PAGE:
Corner protection for vulnerable walls

Who would want to be the corner of a wall? In a hospital, school, office, car park or lift lobby you are a sitting duck for wheelchairs, furniture, post trollies, wheelie bins, suitcases and bicycles that can bump into you and remove a lump of plaster or leave a big scrape mark. Either way, if you don’t get repaired the damage will only get worse, and if you are patched and given a quick lick of paint, what is to stop it all happening again?

For the most vulnerable spots, use Plastic Angle. It is easy to fit, smart or neutral in appearance and a lot cheaper than repairing the wall again. If it gets smacked, remember that anything inflicting visible damage to the Angle would make a pretty mess of the wall if it hadn’t been there.

So what do you need to consider about using corner protection:

When to fit it?

The best time is onto a new wall, before any damage is done. It gives the best fixing surface, flat and secure, rather than crumbling underneath. A repaired wall is also fine, but using Angles to cover over physical damage could backfire. Consider any well-used public area, especially where wheeled objects are commonly passing.

How to fix the Angle?

Drilling and screwing is secure, but might not look smart enough. Contact adhesive will work, being good for porous surfaces, but in the hands of a novice it can be messy and slow. For quickest results use pre-applied adhesive tape, which is suitable for most surfaces and can often be supplied already on the Angles.

What colour choice is there?

The popular choice is usually white, hence most hardware shops will have a selection of sizes for you. But don’t give up there, as black, grey, cream, brown, red, silver and clear are available from the best stockists, such as Tubeway’s online store. Be careful to match the colour, as there are many shades of white for example, and a near miss can look worse than a complete contrast.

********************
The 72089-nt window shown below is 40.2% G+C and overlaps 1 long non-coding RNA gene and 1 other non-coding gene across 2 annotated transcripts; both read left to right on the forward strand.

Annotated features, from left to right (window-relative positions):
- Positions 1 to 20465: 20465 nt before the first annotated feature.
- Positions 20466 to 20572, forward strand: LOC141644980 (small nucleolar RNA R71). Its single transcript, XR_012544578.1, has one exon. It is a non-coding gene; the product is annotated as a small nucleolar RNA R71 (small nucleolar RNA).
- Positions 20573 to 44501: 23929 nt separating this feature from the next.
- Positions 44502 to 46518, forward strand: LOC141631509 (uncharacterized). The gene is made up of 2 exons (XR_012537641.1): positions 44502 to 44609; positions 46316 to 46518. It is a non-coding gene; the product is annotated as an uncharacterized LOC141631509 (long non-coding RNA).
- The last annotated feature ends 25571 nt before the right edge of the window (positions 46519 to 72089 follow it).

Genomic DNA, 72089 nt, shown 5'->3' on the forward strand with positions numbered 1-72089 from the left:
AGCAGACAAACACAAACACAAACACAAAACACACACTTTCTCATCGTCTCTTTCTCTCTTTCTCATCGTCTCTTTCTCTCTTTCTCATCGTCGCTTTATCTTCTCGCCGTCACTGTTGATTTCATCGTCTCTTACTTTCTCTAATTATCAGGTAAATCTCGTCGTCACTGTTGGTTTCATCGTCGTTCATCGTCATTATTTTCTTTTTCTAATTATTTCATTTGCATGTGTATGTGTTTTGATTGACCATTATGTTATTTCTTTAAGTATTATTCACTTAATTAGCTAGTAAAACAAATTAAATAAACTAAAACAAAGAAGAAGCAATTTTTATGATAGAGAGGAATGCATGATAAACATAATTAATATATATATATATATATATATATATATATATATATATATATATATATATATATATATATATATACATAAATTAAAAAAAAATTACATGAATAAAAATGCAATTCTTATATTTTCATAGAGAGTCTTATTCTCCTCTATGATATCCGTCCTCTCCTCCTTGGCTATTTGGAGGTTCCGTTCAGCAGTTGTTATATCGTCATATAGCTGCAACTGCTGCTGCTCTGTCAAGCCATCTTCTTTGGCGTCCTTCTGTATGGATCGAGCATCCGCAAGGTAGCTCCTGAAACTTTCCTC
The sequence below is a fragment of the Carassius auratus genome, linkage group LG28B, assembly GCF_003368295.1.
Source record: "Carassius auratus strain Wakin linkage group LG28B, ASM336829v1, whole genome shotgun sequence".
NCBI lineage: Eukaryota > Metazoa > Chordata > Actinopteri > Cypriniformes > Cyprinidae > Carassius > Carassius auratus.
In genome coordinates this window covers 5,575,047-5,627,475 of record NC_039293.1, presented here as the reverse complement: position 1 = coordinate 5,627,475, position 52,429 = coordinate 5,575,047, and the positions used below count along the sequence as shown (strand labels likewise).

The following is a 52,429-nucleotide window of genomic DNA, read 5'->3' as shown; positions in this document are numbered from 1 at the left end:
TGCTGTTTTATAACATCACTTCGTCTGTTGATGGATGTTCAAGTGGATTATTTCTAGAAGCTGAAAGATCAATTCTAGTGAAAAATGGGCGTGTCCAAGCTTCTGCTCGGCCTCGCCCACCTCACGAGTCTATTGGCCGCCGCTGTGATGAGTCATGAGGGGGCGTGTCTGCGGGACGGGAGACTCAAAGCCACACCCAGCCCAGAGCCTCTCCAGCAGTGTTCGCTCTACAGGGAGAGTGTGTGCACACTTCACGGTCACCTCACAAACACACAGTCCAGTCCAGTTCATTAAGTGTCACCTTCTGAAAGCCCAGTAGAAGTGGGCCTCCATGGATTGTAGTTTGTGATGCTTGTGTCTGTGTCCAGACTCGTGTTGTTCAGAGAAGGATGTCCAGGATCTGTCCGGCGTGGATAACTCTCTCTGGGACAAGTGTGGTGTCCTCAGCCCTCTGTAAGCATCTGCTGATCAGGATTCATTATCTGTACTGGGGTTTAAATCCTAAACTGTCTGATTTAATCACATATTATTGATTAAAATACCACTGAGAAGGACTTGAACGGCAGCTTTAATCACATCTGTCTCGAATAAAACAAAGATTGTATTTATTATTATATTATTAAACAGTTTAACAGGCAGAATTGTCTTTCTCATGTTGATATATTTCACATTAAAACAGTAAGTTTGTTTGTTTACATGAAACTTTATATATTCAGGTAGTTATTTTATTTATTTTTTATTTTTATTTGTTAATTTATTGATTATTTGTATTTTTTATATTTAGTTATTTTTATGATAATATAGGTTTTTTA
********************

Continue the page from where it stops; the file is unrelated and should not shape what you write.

Can you get invisible Angles?

Not quite, but clear Angle is a good choice for brick and dark surfaces. It can also be good for ornate wallpaper and arty installations, where the eye should be drawn to the designer pattern or marketing slogans, not the corners of the wall. Clear PVC Angle is not glass clear however, and will have a faint tint caused by its chemical composition, so check first for lightly coloured surfaces.

Will corner Angles make my office look like a hospital?

If you are getting or likely to get damage, it might be better to consider what it will look like without protection. With a bit of thought you could even make the corners a colour feature.

Do Angles come in different sizes?

Yes, to take account of the likely damage or match other fittings. Different thicknesses as well, for heavy-duty areas like car parks and hospital corridors. There are also different styles, with square or rounded corners, equal or unequal leg lengths.

How high should they be fitted?

Most damage to a wall will occur below waist height, so if you have a dado or running rail along the wall, it can look smart going just from floor to rail. The alternative is full wall height.

Are spare lengths a good idea?

Recommended, in case the odd one or two get damaged. It could save a lot of hunting around trying to find the same size later on.

Should I buy in bulk or do an area at a time?

There can be big price advantages to buying and fitting in bulk, so if you are going to need them eventually, it is well worth considering. Tubeway offer discounts on multiple Angle packs, and for 500m+ there are significant savings from having them made to order.

If you have any other questions, contact the Tubeway Sales team at [email protected]

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